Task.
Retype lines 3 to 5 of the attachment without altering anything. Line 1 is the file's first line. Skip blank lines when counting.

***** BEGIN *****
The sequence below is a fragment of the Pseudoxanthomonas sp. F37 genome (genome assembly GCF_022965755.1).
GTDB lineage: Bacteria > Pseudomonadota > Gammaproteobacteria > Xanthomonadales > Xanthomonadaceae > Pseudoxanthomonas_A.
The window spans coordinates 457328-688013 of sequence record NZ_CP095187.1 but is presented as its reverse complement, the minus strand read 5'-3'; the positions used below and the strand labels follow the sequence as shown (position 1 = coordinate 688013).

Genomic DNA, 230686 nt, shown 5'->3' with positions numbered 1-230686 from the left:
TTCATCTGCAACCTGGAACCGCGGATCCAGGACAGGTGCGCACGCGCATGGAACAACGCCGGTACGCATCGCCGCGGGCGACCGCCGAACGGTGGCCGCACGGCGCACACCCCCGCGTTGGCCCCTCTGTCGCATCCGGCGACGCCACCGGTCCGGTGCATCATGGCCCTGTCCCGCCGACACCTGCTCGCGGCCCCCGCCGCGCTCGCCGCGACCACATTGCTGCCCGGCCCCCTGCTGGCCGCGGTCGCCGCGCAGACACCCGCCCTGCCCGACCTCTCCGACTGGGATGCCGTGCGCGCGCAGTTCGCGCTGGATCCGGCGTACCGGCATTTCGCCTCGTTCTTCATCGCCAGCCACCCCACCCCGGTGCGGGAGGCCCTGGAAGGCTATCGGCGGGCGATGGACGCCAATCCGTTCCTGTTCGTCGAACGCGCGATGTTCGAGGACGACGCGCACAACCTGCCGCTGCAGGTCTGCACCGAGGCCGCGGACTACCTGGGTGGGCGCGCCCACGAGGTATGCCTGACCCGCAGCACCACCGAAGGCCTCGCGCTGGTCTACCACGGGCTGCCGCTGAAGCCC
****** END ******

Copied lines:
The window spans coordinates 457328-688013 of sequence record NZ_CP095187.1 but is presented as its reverse complement, the minus strand read 5'-3'; the positions used below and the strand labels follow the sequence as shown (position 1 = coordinate 688013).

Genomic DNA, 230686 nt, shown 5'->3' with positions numbered 1-230686 from the left:
TTCATCTGCAACCTGGAACCGCGGATCCAGGACAGGTGCGCACGCGCATGGAACAACGCCGGTACGCATCGCCGCGGGCGACCGCCGAACGGTGGCCGCACGGCGCACACCCCCGCGTTGGCCCCTCTGTCGCATCCGGCGACGCCACCGGTCCGGTGCATCATGGCCCTGTCCCGCCGACACCTGCTCGCGGCCCCCGCCGCGCTCGCCGCGACCACATTGCTGCCCGGCCCCCTGCTGGCCGCGGTCGCCGCGCAGACACCCGCCCTGCCCGACCTCTCCGACTGGGATGCCGTGCGCGCGCAGTTCGCGCTGGATCCGGCGTACCGGCATTTCGCCTCGTTCTTCATCGCCAGCCACCCCACCCCGGTGCGGGAGGCCCTGGAAGGCTATCGGCGGGCGATGGACGCCAATCCGTTCCTGTTCGTCGAACGCGCGATGTTCGAGGACGACGCGCACAACCTGCCGCTGCAGGTCTGCACCGAGGCCGCGGACTACCTGGGTGGGCGCGCCCACGAGGTATGCCTGACCCGCAGCACCACCGAAGGCCTCGCGCTGGTCTACCACGGGCTGCCGCTGAAGCCC